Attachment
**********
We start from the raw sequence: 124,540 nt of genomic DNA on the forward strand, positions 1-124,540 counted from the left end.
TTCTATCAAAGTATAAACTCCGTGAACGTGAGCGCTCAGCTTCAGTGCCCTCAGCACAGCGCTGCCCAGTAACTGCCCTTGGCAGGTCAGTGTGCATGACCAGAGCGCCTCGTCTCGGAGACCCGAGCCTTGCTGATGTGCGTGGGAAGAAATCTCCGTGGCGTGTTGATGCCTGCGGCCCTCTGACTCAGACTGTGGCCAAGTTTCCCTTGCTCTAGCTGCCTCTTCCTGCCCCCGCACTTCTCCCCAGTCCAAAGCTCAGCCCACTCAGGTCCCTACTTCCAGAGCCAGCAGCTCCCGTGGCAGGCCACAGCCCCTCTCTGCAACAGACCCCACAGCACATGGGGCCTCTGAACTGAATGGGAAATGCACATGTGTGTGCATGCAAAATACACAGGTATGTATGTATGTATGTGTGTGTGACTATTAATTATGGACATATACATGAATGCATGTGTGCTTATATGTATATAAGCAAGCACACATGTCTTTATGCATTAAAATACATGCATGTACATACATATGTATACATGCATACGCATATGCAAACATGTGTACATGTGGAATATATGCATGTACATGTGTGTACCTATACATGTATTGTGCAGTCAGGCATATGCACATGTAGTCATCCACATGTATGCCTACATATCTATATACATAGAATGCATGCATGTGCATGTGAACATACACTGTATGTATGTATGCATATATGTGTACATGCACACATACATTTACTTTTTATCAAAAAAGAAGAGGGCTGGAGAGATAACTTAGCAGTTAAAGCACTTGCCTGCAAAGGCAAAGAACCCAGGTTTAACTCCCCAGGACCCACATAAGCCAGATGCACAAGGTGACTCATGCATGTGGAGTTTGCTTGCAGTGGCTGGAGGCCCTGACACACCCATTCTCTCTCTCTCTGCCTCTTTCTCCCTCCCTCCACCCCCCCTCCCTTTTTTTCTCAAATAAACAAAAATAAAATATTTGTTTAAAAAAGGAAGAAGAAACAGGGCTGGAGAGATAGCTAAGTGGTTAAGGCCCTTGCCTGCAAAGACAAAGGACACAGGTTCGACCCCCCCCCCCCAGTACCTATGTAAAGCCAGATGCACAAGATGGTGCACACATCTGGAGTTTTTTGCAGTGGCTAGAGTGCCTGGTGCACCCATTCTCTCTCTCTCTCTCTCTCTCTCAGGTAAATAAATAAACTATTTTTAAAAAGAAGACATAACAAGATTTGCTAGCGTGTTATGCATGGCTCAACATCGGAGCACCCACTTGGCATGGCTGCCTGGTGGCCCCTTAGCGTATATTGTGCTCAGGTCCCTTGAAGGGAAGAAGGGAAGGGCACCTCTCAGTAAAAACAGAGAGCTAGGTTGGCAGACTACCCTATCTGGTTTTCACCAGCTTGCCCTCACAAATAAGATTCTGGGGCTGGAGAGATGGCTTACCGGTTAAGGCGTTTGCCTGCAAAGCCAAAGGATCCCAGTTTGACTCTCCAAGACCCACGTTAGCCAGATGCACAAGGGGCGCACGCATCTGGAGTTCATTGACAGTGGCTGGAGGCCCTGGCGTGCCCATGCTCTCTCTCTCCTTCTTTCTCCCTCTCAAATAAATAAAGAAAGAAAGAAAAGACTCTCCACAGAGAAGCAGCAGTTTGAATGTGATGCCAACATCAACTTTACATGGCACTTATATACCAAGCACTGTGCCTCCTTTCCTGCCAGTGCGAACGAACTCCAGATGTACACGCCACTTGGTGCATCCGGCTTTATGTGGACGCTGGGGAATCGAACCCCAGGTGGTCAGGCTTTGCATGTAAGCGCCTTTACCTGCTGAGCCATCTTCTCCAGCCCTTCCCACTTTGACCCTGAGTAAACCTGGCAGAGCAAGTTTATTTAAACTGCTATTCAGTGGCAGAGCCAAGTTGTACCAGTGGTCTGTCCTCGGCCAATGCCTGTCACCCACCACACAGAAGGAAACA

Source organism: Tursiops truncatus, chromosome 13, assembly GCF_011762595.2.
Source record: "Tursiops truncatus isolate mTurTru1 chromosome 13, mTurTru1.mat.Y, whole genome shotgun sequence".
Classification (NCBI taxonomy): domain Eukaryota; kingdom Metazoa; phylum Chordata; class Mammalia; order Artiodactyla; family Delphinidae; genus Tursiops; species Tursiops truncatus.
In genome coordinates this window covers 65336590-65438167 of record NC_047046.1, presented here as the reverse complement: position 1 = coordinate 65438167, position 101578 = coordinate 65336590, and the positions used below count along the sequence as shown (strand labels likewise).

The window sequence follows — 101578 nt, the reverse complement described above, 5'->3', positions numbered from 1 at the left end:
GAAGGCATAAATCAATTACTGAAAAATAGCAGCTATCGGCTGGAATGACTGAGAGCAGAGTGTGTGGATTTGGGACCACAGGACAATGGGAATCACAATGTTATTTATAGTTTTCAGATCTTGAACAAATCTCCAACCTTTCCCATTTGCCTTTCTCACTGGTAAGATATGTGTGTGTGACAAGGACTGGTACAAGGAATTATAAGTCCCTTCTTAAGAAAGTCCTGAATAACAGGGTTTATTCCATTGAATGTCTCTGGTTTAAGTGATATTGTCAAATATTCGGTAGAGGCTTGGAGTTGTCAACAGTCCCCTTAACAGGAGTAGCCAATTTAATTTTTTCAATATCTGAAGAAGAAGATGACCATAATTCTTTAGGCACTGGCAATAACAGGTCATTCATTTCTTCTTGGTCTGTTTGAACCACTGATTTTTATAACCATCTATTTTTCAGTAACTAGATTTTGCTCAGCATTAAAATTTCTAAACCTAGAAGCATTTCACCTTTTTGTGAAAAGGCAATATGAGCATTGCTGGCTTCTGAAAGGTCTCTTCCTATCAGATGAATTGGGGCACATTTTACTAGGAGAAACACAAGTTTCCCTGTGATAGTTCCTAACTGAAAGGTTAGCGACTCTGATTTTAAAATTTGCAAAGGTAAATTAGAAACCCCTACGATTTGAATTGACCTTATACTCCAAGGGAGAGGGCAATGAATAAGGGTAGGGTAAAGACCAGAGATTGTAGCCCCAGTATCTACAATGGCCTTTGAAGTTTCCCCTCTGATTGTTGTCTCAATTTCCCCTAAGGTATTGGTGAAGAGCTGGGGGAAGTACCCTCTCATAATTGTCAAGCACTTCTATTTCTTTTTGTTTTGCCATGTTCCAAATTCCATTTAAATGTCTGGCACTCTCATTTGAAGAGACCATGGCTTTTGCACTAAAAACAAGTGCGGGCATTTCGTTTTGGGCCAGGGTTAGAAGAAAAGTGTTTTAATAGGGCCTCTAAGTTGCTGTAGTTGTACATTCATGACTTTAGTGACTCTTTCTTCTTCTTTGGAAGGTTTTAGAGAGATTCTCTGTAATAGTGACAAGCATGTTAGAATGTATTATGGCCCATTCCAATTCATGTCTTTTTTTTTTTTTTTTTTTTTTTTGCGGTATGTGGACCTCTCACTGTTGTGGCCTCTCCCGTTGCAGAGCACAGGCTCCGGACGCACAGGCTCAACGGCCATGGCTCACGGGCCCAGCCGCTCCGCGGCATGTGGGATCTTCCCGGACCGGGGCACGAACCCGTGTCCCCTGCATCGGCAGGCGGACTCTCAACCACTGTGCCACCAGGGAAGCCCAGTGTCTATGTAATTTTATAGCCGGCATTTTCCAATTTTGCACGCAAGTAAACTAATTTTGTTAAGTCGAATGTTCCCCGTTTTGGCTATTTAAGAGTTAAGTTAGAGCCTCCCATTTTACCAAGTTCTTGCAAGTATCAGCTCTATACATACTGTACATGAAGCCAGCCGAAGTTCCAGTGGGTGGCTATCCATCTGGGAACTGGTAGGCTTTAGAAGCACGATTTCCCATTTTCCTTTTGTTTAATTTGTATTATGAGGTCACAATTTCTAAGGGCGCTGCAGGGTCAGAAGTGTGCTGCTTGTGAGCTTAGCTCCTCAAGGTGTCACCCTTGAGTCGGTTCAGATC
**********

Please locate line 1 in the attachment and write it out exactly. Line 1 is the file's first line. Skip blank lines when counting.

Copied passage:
We start from the raw sequence: 124,540 nt of genomic DNA on the forward strand, positions 1-124,540 counted from the left end.